[1] I am unashamedly borrowing from Richard Foster’s book Life with God: Reading the Bible for Spiritual Transformation, HarperCollins, 2010 and thank David Baird for giving it to me.

Sunday, 1 July 2012

Faith and Fairness

Pentecost 5 year B Sermon  Luke 4:14-28
This week…David Beckham’s dream
of playing for the UK Olympic team
just fizzled out…and his fans are crying foul and unfair especially since Britain’s most famous soccer star…
has been such an outstanding ambassador
for the London Olympics.

Of course Beckham himself received the news
with characteristic humility…but the news media
and many of his fans are saying… it’s justnotfair.

They say Beckham deserves his day in the Olympic sun. After all his hard work…helping the UK get the games
in the first place… and carrying torch in the build-up…
many believe Beckham’s entitled to a place
on the Olympic squad.

But it’s not gonna happen…

The story splashed across our television and computer screens… this week… alongside an outcry at how unfair ACCs pay-outs were…to those whose privacy they breached
One commentator was asked
‘But how do you measure…fairness?’

And that’s a really good question isn’t it?
Have you ever heard Christians asking similar questions over a cup of coffee…in relation to faith?  I certainly do…

Like…It seems so unfair…
Sophie’s lead such a good life… now she has to fight that terrible disease…Or it doesn’t seem fair the Farrington’s can’t have a baby, they’re such a nice Christian couple.’
Or how can one person be expected to endure so many tragedies…it just doesn’t seem fair
We might ask the same questions about our own life too…
Why is this happening to me God? It’s not fair?
Haven’t I been through enough!

Last week we imagined what we’d say to a friend over a cup of coffee…a non-Christian friend…who asks us
‘what is faith anyway?

And in working out our answer… we learned that Christian faith isn’t something we have in greater or lesser quantities …but something we do…a decision we make…
over and over again…a decision to trust in the wisdom and purposes… of our gracious God of love…
revealed in the person of Jesus.

So following that logic in relation to our faith
wouldn’t it make sense to ask
‘what fairness can possibly mean…
in light the good news Jesus was sent to proclaim.

And of course…these aren’t questions we get asked in café’s by non-believers …they’re our questions…
they’re believer questions

Scary question…like does God intend life to be fair?
And what would it look like if life was fair…for everyone?
Should Christians have some sort of advantage?
Does a good Christian life entitle us
to perpetual good health… wealth… and happiness.
But what if these aren’t even the right questions?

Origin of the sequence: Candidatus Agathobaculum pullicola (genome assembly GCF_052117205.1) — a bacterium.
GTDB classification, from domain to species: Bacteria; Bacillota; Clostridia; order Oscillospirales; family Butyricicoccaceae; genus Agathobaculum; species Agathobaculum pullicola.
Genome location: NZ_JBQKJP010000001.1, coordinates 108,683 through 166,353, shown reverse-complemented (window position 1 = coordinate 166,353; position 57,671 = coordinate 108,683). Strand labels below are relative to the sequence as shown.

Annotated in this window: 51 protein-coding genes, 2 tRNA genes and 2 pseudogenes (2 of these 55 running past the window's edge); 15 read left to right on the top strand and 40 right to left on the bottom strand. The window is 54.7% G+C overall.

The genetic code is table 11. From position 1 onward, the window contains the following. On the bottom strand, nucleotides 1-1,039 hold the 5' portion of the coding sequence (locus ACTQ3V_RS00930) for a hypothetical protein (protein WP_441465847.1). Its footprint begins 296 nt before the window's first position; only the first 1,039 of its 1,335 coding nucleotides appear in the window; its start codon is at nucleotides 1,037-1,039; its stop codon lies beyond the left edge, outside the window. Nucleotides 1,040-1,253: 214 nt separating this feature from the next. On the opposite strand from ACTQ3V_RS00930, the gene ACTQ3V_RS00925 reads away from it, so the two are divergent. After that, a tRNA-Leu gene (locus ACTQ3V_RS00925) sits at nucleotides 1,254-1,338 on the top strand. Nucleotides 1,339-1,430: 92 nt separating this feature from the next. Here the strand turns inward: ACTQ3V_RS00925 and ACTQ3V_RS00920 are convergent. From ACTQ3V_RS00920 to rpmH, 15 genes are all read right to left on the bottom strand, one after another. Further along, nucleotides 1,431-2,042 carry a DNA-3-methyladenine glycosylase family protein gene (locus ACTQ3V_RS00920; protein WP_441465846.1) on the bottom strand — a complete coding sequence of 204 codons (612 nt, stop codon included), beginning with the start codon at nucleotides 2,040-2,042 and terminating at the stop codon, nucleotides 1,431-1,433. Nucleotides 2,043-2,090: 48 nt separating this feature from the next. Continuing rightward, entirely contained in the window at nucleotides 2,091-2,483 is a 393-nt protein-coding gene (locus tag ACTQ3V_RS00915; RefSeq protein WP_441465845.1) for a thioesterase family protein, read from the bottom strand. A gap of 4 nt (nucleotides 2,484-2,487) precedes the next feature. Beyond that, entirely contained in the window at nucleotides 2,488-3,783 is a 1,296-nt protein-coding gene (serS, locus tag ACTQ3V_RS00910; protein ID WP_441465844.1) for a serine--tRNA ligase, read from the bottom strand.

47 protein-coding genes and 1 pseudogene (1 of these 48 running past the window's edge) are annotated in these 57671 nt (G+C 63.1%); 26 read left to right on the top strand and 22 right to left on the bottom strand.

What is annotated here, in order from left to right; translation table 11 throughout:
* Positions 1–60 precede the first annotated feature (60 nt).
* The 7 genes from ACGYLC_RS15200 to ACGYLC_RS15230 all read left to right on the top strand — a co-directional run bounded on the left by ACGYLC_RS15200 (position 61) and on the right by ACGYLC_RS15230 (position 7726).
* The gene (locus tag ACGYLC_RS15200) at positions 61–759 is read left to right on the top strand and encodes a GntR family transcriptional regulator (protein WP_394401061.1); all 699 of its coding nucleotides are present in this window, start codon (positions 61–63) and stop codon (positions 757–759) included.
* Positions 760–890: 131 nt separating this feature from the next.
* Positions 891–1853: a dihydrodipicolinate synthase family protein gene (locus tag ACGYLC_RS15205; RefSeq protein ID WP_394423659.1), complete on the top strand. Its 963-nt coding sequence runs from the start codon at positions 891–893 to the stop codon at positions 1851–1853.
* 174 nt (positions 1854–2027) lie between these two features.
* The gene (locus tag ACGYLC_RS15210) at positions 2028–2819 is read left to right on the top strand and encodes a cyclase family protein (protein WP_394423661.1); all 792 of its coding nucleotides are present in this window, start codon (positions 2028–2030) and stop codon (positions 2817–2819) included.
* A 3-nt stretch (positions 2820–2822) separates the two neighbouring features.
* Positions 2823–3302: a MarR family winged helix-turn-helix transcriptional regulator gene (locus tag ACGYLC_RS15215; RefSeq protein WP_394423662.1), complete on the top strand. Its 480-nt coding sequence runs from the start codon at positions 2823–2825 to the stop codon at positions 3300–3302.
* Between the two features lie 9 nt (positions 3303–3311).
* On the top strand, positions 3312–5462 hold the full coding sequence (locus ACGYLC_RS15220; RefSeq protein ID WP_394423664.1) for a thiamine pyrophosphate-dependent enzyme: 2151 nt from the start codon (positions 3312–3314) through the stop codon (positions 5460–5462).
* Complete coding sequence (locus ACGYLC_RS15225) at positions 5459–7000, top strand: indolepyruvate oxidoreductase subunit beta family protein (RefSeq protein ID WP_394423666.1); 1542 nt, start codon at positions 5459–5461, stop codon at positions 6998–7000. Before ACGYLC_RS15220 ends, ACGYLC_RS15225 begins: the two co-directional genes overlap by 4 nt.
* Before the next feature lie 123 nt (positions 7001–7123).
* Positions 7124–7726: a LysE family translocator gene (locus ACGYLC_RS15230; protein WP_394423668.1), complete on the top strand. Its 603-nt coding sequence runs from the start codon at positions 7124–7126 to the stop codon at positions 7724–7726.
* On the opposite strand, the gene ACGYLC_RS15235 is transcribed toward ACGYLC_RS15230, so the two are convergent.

Maybe there are better questions…when we’re facing illness
or distress…like…what does Jesus’ suffering have to
teach us… about our own suffering?
Or ‘what can we learn about what’s fair…
from Jesus’ teaching…or the practises of the early church.

Early church mosaic
You know the phenomenal success of the church
in the Roman Empire of the first century
was precisely to do with fairness …

not because they promised everyone…
a life of perpetual health wealth and happiness
but because the wellbeing of everyone was their definition of fair…everyone…male and female, Jew and Gentile, slave and free.

Women and slaves and pagans were attracted in droves
to this good news…no longer could people be excluded because of their gender or status…and the intention was
to widen the circle gathered around Jesus
until the whole of humanity… was included. [pause]

Did Jesus and his followers promise some sort of entitlement to health and wealth and happiness… or did Jesus call his followers to work… so everyone has their fair share of health and wealth and happiness…

Coffee slide
Our answer to these questions
is absolutely critical for the world…

spiritually economically and politically. Why?

Because if we say Christians should have an advantage …because of our faith…then our sense of entitlement could make us indifferent to the suffering of others.
When we have a sense of entitlement the risk is
our first priority will always be
to hold on to what we possess… at all costs.

But that kind of thinking arises… from a works based salvation not from a grace…based faith…

A works view of salvation has led to an Empire of Entitlement…in places like the United States. If the gospel of grace isn’t consulted when decision are made about what’s fair…those who have…will fight to protect what is theirs